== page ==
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Report: 2 Million RTLS Tags Shipped in 2010
Market research firm In-Stat this week released a report covering the WiFi segment of the overall realtime location systems (RTLS) market. The firm predicts shipments of WiFi tags will reach almost 2 million in 2010.
Apr 07, 2006—This article was originally published by RFID Update.
April 7, 2006—Market research firm In-Stat of Scottsdale, Arizona, this week released a report covering the WiFi segment of the overall realtime location systems (RTLS) market. The firm predicts shipments of WiFi tags will reach almost 2 million in 2010. RFID Update spoke with Gemma Tedesco, author of WiFi Finds Itself in the Real Time Location Systems Market, about the findings.
"It's a very small market yet," said Tedesco referring to the WiFi segment of RTLS. But it's growing, as WiFi infrastructure becomes more common worldwide and RTLS itself finds new applications. Last year, only about 20,000 WiFi tags were sold collectively by Ekahau, PanGo Networks, and AeroScout, the three leaders in WiFi RTLS solutions. At roughly $50 per tag, that amounts to $1 million in tag revenue.
While this sum is small indeed, it is expected to grow dramatically. In-Stat estimates that at the projected 2 million tags for 2010, tag revenues could reach $28 million. This estimate assumes $14 tag cost, which seems likely given technology innovations, recent and future.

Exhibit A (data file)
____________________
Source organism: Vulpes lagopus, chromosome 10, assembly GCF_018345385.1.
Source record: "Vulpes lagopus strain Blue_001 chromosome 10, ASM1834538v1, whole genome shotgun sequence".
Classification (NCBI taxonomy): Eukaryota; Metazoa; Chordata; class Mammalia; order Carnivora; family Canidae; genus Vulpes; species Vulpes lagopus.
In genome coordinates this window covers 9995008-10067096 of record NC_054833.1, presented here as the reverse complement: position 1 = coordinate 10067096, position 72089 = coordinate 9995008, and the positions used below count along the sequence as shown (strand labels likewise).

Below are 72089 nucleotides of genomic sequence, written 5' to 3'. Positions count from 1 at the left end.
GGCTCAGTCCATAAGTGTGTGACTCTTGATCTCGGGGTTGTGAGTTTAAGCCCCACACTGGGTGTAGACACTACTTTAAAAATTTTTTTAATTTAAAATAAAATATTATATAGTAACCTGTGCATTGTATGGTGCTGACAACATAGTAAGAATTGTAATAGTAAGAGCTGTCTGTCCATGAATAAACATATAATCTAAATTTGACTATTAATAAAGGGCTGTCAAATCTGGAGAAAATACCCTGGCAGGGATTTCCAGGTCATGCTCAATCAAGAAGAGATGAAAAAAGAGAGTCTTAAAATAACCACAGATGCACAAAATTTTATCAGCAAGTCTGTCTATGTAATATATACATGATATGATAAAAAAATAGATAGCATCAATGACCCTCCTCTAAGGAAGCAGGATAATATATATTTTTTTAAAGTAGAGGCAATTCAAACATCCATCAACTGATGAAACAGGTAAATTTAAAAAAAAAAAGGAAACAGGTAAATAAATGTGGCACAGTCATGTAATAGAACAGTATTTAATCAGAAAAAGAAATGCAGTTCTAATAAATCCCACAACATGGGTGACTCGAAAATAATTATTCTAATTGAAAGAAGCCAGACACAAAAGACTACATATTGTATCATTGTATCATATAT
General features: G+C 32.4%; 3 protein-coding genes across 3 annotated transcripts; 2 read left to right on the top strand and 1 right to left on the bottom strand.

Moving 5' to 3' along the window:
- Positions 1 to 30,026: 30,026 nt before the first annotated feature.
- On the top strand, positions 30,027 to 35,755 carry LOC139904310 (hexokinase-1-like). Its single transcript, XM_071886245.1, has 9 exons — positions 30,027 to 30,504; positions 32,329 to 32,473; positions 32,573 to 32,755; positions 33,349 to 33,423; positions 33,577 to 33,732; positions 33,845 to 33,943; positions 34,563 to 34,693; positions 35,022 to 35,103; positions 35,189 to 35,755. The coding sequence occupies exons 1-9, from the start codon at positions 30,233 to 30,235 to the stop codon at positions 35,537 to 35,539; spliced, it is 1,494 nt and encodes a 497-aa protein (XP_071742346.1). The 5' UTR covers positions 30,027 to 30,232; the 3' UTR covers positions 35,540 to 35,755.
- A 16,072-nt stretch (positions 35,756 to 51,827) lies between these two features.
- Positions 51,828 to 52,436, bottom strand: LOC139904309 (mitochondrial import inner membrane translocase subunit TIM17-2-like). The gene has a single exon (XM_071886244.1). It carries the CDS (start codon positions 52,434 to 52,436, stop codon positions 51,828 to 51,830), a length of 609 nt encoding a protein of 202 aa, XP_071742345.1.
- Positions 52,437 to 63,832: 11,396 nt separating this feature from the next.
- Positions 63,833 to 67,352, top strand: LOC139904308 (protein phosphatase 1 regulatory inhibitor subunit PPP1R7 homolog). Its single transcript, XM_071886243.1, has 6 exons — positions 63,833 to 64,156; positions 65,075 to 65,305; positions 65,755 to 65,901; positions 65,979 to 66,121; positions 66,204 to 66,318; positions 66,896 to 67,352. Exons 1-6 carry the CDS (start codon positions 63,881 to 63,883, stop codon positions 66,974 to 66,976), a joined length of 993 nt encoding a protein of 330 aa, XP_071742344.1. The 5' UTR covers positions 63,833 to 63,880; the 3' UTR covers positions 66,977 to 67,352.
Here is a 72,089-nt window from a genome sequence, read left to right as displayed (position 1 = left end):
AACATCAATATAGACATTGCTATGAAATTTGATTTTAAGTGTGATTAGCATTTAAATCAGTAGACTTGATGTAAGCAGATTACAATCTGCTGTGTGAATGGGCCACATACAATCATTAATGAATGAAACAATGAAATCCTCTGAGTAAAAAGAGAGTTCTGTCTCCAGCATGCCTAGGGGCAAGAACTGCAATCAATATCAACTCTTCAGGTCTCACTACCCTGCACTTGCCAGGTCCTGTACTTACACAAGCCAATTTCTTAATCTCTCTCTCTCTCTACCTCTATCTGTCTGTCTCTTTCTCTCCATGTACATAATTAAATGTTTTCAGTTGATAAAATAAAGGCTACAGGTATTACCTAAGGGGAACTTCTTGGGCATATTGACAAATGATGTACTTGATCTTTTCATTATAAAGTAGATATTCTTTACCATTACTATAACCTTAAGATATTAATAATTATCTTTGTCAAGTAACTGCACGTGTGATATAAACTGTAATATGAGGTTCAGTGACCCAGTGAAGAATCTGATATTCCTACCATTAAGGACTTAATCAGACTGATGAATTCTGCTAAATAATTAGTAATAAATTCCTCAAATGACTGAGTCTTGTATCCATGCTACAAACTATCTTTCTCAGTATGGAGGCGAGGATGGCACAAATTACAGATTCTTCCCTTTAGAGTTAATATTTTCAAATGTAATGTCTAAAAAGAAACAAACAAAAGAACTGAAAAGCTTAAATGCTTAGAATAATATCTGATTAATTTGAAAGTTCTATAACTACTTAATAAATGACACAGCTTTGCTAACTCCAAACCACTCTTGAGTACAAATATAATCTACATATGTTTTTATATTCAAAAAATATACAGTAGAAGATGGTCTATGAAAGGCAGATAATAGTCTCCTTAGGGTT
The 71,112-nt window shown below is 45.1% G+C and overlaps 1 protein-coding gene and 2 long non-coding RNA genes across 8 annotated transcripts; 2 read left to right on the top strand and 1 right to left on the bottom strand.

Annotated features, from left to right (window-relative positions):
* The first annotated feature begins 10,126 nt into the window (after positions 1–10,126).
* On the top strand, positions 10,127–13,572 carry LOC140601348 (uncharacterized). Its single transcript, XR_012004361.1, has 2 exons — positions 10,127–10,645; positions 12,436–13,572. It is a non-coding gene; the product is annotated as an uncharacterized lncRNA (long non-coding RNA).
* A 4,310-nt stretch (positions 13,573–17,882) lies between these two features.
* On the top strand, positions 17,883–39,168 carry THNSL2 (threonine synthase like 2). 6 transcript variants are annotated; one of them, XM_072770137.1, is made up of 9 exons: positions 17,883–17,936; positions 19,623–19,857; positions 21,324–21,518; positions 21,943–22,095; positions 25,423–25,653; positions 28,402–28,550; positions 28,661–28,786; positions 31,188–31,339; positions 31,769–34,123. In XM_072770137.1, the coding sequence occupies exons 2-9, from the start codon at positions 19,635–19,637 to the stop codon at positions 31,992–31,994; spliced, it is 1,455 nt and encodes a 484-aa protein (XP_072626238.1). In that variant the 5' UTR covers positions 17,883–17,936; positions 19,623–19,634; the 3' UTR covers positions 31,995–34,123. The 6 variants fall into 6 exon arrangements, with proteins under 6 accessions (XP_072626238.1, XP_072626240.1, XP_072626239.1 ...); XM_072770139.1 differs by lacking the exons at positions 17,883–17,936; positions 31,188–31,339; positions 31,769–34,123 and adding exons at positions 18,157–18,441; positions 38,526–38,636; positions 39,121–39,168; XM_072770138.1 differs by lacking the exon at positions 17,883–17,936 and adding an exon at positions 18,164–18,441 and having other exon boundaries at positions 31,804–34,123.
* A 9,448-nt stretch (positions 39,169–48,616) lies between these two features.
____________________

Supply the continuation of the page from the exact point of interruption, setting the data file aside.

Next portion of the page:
Tedesco cited the new RTLS chipset technology from G2 Microsystems, officially released last week. The chipset is expected to dramatically decrease the cost and form factor of RTLS tags. By some estimations, the current tag price of roughly $50-60 could fall to $30-40 in the near term. "It's just going to get cheaper and cheaper and cheaper," said Tedesco. (For more, see our article on the G2 announcement.)
Regardless of the tag pricing trends, Tedesco emphasized that the WiFi RTLS providers are not staking their futures on tag revenues. They recognize that tags will eventually become a low-margin commodity and are instead looking to software solutions and applications as their profit center. "The tags will be commodities, and [the WiFi RTLS providers] really won't be making much money on them. So they're really focusing on their software solutions," said Tedesco.
Another point noted by Tedesco was how big a customer the healthcare industry is for the WiFi RTLS providers. WiFi RTLS is "a perfect application for healthcare," she said, because the high value of commonly lost or misplaced assets like wheelchairs and medical equipment justifies attaching expensive tags. But healthcare alone cannot provide long-term high-growth opportunities, so a challenge for the WiFi RTLS providers will be penetrating other verticals. "It remains to be seen if WiFi can prove itself as a technology suitable for environments beyond just healthcare," commented Tedesco. She cited other markets where employee safety is an issue, like mining, but said that those markets have yet to yield big sales. Again, the anticipated drop in tag prices will help.
Note that WiFi represents just one segment within the overall RTLS market. Those RTLS providers that do not use WiFi technology in their solutions (like Radianse, RF Code, and WhereNet) were excluded from the In-Stat report. For more on the technology differences among RTLS solutions, as well as projections for the entire market, see the following four-part series from RFID Update, contributed by Yankee Group analyst Marcus Torchia:
Read the announcement from In-Stat
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